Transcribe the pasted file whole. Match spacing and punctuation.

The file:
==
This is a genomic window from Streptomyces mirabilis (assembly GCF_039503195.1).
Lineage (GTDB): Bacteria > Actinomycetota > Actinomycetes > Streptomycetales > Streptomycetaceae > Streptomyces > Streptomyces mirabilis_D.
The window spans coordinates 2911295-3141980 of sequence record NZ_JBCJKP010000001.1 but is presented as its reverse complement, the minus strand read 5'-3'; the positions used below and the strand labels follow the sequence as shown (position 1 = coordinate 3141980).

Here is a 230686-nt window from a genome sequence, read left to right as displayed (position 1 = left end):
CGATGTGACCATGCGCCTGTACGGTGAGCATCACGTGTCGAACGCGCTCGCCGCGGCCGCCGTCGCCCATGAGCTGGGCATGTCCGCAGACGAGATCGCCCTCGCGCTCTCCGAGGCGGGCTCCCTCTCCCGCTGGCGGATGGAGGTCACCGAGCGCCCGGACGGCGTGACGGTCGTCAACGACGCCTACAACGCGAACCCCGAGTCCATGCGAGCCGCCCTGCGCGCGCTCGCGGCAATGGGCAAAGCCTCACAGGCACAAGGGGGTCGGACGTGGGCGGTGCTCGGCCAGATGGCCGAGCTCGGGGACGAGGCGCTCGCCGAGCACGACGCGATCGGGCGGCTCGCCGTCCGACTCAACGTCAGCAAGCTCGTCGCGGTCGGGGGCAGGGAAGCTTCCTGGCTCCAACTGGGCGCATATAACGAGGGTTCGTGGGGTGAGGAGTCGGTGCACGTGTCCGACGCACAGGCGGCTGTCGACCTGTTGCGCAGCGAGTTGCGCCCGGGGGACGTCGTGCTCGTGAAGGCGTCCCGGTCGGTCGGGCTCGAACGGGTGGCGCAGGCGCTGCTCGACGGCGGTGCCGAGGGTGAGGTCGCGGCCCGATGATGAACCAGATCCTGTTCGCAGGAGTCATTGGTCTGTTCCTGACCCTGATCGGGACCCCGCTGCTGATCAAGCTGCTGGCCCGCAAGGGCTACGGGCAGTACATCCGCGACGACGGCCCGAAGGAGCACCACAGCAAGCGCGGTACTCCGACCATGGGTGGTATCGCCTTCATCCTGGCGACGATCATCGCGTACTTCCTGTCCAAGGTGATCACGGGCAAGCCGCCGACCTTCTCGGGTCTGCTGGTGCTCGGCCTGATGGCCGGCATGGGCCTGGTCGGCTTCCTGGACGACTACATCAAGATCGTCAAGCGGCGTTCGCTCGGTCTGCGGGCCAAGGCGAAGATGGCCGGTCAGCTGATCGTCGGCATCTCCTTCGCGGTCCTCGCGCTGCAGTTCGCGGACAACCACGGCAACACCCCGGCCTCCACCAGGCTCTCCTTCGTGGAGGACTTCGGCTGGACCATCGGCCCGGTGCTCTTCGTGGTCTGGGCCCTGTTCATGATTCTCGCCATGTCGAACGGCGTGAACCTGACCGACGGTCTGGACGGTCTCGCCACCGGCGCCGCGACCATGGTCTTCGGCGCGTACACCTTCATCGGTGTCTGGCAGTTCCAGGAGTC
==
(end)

This is a genomic window from Streptomyces mirabilis (assembly GCF_039503195.1).
Lineage (GTDB): Bacteria > Actinomycetota > Actinomycetes > Streptomycetales > Streptomycetaceae > Streptomyces > Streptomyces mirabilis_D.
The window spans coordinates 2911295-3141980 of sequence record NZ_JBCJKP010000001.1 but is presented as its reverse complement, the minus strand read 5'-3'; the positions used below and the strand labels follow the sequence as shown (position 1 = coordinate 3141980).

Here is a 230686-nt window from a genome sequence, read left to right as displayed (position 1 = left end):
CGATGTGACCATGCGCCTGTACGGTGAGCATCACGTGTCGAACGCGCTCGCCGCGGCCGCCGTCGCCCATGAGCTGGGCATGTCCGCAGACGAGATCGCCCTCGCGCTCTCCGAGGCGGGCTCCCTCTCCCGCTGGCGGATGGAGGTCACCGAGCGCCCGGACGGCGTGACGGTCGTCAACGACGCCTACAACGCGAACCCCGAGTCCATGCGAGCCGCCCTGCGCGCGCTCGCGGCAATGGGCAAAGCCTCACAGGCACAAGGGGGTCGGACGTGGGCGGTGCTCGGCCAGATGGCCGAGCTCGGGGACGAGGCGCTCGCCGAGCACGACGCGATCGGGCGGCTCGCCGTCCGACTCAACGTCAGCAAGCTCGTCGCGGTCGGGGGCAGGGAAGCTTCCTGGCTCCAACTGGGCGCATATAACGAGGGTTCGTGGGGTGAGGAGTCGGTGCACGTGTCCGACGCACAGGCGGCTGTCGACCTGTTGCGCAGCGAGTTGCGCCCGGGGGACGTCGTGCTCGTGAAGGCGTCCCGGTCGGTCGGGCTCGAACGGGTGGCGCAGGCGCTGCTCGACGGCGGTGCCGAGGGTGAGGTCGCGGCCCGATGATGAACCAGATCCTGTTCGCAGGAGTCATTGGTCTGTTCCTGACCCTGATCGGGACCCCGCTGCTGATCAAGCTGCTGGCCCGCAAGGGCTACGGGCAGTACATCCGCGACGACGGCCCGAAGGAGCACCACAGCAAGCGCGGTACTCCGACCATGGGTGGTATCGCCTTCATCCTGGCGACGATCATCGCGTACTTCCTGTCCAAGGTGATCACGGGCAAGCCGCCGACCTTCTCGGGTCTGCTGGTGCTCGGCCTGATGGCCGGCATGGGCCTGGTCGGCTTCCTGGACGACTACATCAAGATCGTCAAGCGGCGTTCGCTCGGTCTGCGGGCCAAGGCGAAGATGGCCGGTCAGCTGATCGTCGGCATCTCCTTCGCGGTCCTCGCGCTGCAGTTCGCGGACAACCACGGCAACACCCCGGCCTCCACCAGGCTCTCCTTCGTGGAGGACTTCGGCTGGACCATCGGCCCGGTGCTCTTCGTGGTCTGGGCCCTGTTCATGATTCTCGCCATGTCGAACGGCGTGAACCTGACCGACGGTCTGGACGGTCTCGCCACCGGCGCCGCGACCATGGTCTTCGGCGCGTACACCTTCATCGGTGTCTGGCAGTTCCAGGAGTC